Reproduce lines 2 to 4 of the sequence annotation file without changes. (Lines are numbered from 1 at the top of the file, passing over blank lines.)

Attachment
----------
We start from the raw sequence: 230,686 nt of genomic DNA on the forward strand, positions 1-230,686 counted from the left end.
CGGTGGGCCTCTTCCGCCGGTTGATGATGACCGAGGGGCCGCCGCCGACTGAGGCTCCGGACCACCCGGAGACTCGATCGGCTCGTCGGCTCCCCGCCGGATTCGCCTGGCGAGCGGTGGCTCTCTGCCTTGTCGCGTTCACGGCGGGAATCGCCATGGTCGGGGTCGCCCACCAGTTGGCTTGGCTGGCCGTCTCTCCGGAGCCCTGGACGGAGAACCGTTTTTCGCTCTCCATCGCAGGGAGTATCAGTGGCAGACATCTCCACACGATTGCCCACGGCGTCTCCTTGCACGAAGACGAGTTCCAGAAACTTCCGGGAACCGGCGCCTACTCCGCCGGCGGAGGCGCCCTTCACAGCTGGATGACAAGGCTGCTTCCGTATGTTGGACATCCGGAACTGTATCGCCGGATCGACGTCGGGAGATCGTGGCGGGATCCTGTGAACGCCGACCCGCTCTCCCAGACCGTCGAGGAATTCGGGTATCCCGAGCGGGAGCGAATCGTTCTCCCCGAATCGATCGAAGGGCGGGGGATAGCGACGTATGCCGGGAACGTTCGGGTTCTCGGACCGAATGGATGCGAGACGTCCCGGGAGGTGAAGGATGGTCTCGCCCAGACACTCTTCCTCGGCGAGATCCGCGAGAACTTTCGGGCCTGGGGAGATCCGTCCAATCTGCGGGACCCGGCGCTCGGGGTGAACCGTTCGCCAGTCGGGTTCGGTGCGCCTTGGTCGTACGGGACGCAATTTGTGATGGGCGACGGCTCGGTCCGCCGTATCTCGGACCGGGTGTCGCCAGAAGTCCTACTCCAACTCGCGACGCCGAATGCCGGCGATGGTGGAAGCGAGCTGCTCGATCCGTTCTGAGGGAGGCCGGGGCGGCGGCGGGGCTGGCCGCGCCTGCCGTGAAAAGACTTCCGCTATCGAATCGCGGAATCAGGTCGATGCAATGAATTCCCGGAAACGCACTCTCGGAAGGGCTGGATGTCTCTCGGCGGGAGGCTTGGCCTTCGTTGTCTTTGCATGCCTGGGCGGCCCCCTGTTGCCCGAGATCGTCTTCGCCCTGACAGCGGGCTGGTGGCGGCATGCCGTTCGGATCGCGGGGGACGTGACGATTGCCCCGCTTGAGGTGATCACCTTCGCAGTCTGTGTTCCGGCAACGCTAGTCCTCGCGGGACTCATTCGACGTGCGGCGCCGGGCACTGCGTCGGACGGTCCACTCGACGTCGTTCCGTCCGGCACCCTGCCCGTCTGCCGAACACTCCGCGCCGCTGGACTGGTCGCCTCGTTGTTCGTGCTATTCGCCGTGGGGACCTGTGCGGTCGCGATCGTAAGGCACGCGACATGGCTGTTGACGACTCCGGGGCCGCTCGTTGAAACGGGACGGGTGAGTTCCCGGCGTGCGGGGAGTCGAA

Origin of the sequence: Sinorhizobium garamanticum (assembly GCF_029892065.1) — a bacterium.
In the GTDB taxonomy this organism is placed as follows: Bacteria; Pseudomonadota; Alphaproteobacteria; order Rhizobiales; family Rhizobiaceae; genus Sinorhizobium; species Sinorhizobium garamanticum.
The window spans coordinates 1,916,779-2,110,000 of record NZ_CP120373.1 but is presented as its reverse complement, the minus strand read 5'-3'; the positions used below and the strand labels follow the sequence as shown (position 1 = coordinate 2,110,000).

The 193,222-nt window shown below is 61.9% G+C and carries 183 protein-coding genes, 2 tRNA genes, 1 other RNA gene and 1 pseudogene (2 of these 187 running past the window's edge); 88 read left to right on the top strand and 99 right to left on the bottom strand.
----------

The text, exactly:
CGGTGGGCCTCTTCCGCCGGTTGATGATGACCGAGGGGCCGCCGCCGACTGAGGCTCCGGACCACCCGGAGACTCGATCGGCTCGTCGGCTCCCCGCCGGATTCGCCTGGCGAGCGGTGGCTCTCTGCCTTGTCGCGTTCACGGCGGGAATCGCCATGGTCGGGGTCGCCCACCAGTTGGCTTGGCTGGCCGTCTCTCCGGAGCCCTGGACGGAGAACCGTTTTTCGCTCTCCATCGCAGGGAGTATCAGTGGCAGACATCTCCACACGATTGCCCACGGCGTCTCCTTGCACGAAGACGAGTTCCAGAAACTTCCGGGAACCGGCGCCTACTCCGCCGGCGGAGGCGCCCTTCACAGCTGGATGACAAGGCTGCTTCCGTATGTTGGACATCCGGAACTGTATCGCCGGATCGACGTCGGGAGATCGTGGCGGGATCCTGTGAACGCCGACCCGCTCTCCCAGACCGTCGAGGAATTCGGGTATCCCGAGCGGGAGCGAATCGTTCTCCCCGAATCGATCGAAGGGCGGGGGATAGCGACGTATGCCGGGAACGTTCGGGTTCTCGGACCGAATGGATGCGAGACGTCCCGGGAGGTGAAGGATGGTCTCGCCCAGACACTCTTCCTCGGCGAGATCCGCGAGAACTTTCGGGCCTGGGGAGATCCGTCCAATCTGCGGGACCCGGCGCTCGGGGTGAACCGTTCGCCAGTCGGGTTCGGTGCGCCTTGGTCGTACGGGACGCAATTTGTGATGGGCGACGGCTCGGTCCGCCGTATCTCGGACCGGGTGTCGCCAGAAGTCCTACTCCAACTCGCGACGCCGAATGCCGGCGATGGTGGAAGCGAGCTGCTCGATCCGTTCTGAGGGAGGCCGGGGCGGCGGCGGGGCTGGCCGCGCCTGCCGTGAAAAGACTTCCGCTATCGAATCGCGGAATCAGGTCGATGCAATGAATTCCCGGAAACGCACTCTCGGAAGGGCTGGATGTCTCTCGGCGGGAGGCTTGGCCTTCGTTGTCTTTGCATGCCTGGGCGGCCCCCTGTTGCCCGAGATCGTCTTCGCCCTGACAGCGGGCTGGTGGCGGCATGCCGTTCGGATCGCGGGGGACGTGACGATTGCCCCGCTTGAGGTGATCACCTTCGCAGTCTGTGTTCCGGCAACGCTAGTCCTCGCGGGACTCATTCGACGTGCGGCGCCGGGCACTGCGTCGGACGGTCCACTCGACGTCGTTCCGTCCGGCACCCTGCCCGTCTGCCGAACACTCCGCGCCGCTGGACTGGTCGCCTCGTTGTTCGTGCTATTCGCCGTGGGGACCTGTGCGGTCGCGATCGTAAGGCACGCGACATGGCTGTTGACGACTCCGGGGCCGCTCGTTGAAACGGGACGGGTGAGTTCCCGGCGTGCGGGGAGTCGAA

Origin of the sequence: Sinorhizobium garamanticum (assembly GCF_029892065.1) — a bacterium.
In the GTDB taxonomy this organism is placed as follows: Bacteria; Pseudomonadota; Alphaproteobacteria; order Rhizobiales; family Rhizobiaceae; genus Sinorhizobium; species Sinorhizobium garamanticum.